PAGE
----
Nachthymnen (From The Twilight Kingdom)
Review by Felix on December 29, 2019.
Nachthymnen (From the Twilight Kingdom) - such a title sets the bar high for the content. Okay, Abigor had proven their skills two times before and therefore I was ready for their triumphant next strike. I expected nothing less than an album that showed the Scandinavians the next dimension of black metal. This was surely wrong – anyhow, there is still a disturbed relationship between this album and me.
The production is pretty comparable with that of the first outputs. This means it is relatively thin and it spreads the aroma of the underground. For example, the drums still lack vigor and power. This is okay for the output of a newcomer, but I thought Abigor intended to take the next step with a new album. Probably I was wrong again. In view of this situation, it’s only the re-occurring timpani that introduces a remarkable percussive element from time to time. The guitars also do not create a voluminous sound and so it’s almost only the demonic nagging of the lead vocalist that fulfils the expectations.
It’s the connection of this production and the somewhat idiosyncratic, almost avant-garde song-writing that brings the album down. The musicians doubtlessly have a clear vision and they follow it, no matter where they end. Acoustic breaks and (sometimes pretty inadequate) female vocals do not shape the full-length, but they cannot be ignored as well. Not to mention the several tempo changes. Given this more or less experimental approach, Abigor are losing sight of the whole picture. In other words, the enormous artistic ambitions do not result in great tunes. Exceptions like “The Dark Kiss” confirm the norm, but even the album’s best tracks (I don’t want to speak of “highlights”) cannot successfully challenge the outstanding pieces of the first releases. The Austrians also forgot the old rule that the first pieces have to draw the listener into the album. Especially the opener “Unleashed Axe-Age” lacks intensity and dynamic. In contrast, the second half of the album holds more furious parts. Here Abigor pay tribute to the fact that black metal was not invented in order to play overly melodic tunes and maybe that’s the reason why they find a better mix between melody and brutality on tracks like “I Face the Eternal Winter”. By the way, this song really does reflect a quite grim coldness.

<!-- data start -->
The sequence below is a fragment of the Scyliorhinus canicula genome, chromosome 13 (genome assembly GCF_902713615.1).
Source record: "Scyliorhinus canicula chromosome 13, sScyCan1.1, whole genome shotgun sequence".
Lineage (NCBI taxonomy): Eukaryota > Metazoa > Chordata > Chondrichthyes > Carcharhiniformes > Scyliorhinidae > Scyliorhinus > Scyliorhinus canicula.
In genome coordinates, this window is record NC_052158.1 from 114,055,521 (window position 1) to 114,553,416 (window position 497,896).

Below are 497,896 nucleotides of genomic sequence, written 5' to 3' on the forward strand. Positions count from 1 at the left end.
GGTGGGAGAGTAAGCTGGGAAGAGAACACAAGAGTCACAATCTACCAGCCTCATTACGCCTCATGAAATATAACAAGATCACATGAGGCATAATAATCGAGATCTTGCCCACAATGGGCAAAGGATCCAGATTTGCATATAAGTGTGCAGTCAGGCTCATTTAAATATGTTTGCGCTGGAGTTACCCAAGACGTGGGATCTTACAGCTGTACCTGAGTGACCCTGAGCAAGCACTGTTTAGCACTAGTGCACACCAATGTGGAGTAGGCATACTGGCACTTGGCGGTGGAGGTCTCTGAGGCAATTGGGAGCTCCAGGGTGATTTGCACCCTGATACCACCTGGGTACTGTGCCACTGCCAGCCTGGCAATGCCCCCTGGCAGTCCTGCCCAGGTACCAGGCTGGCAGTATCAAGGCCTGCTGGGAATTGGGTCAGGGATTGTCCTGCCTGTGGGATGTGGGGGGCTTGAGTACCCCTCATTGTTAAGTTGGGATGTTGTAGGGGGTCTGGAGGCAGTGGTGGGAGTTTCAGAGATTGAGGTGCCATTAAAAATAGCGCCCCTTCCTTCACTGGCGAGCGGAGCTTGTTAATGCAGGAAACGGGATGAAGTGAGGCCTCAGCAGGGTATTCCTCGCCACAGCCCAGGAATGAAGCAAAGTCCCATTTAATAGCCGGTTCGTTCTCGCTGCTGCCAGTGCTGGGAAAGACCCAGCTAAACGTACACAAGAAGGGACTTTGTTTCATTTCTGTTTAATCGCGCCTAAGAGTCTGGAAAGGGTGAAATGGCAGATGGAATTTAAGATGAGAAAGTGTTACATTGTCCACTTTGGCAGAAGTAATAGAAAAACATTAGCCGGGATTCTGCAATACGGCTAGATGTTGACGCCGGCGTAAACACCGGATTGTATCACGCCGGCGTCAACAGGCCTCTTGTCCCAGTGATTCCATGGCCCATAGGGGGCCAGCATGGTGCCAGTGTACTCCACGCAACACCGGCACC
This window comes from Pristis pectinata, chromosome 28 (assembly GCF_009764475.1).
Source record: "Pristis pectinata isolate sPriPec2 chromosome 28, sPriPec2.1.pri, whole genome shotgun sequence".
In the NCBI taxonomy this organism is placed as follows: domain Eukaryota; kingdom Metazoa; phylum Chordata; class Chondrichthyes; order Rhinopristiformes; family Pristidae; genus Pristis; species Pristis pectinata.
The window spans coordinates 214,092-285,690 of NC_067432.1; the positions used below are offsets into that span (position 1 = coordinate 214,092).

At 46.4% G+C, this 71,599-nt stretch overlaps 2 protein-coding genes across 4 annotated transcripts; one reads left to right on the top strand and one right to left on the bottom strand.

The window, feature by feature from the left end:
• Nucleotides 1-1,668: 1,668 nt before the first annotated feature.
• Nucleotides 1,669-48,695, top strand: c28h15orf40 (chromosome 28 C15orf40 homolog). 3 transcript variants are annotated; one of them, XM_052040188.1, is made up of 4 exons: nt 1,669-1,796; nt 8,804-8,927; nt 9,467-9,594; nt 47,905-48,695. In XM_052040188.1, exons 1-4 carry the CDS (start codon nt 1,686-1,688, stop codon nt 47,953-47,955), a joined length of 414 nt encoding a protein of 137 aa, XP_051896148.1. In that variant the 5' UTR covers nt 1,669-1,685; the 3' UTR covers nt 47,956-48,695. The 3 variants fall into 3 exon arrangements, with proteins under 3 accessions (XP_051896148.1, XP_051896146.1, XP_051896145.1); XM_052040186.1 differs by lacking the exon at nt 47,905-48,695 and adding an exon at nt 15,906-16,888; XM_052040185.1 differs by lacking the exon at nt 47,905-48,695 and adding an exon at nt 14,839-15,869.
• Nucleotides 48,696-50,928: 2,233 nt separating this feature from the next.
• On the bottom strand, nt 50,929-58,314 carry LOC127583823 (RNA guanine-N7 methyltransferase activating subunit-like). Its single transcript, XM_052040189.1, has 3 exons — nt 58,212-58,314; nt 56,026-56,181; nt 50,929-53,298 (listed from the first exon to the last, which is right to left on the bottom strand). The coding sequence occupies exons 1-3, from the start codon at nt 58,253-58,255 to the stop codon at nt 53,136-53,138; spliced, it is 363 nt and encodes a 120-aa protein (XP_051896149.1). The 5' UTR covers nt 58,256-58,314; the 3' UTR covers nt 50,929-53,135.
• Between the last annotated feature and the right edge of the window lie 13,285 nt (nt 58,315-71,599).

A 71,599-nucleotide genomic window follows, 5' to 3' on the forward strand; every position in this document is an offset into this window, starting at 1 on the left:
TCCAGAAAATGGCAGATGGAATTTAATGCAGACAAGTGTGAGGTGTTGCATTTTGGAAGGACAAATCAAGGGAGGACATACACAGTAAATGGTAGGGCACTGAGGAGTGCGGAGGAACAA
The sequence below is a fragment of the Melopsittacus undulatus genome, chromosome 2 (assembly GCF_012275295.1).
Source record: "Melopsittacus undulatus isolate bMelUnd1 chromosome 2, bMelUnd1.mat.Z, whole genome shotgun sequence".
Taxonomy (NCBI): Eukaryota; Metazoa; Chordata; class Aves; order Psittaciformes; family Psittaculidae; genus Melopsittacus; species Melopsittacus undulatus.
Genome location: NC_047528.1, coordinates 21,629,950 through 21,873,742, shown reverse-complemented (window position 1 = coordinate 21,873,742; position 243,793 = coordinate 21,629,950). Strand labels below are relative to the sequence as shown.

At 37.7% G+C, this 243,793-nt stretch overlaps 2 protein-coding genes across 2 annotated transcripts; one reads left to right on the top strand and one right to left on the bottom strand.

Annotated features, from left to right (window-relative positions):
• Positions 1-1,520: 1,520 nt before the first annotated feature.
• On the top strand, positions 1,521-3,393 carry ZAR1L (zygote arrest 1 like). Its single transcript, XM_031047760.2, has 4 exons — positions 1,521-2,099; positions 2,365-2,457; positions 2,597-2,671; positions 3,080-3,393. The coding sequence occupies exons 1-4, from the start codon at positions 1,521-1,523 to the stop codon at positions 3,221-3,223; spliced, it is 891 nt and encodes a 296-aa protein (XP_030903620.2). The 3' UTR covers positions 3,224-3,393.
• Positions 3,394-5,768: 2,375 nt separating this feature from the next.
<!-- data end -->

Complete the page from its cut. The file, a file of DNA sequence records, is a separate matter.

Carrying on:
In my humble opinion, Nachthymnen (From the Twilight Kingdom) (by the way, is it artwork the black metal answer to Krokus’ “One Vice at a Time”?) was, is and will always be a pretty ambivalent album. Some songs commute between fantastic, dramatic parts and totally ordinary sequences in a matter of seconds. Too many ideas and no coherent concept, as much as I regret it. The talent of the guys is out of doubt, but talent alone is not enough. Given this situation, it comes as no surprise that the magical moments of Verwüstung… and Orkblut… do not re-appear. Nachthymnen…, that much is clear for me, could not keep what its title had promised.
Rating: 6.2 out of 10328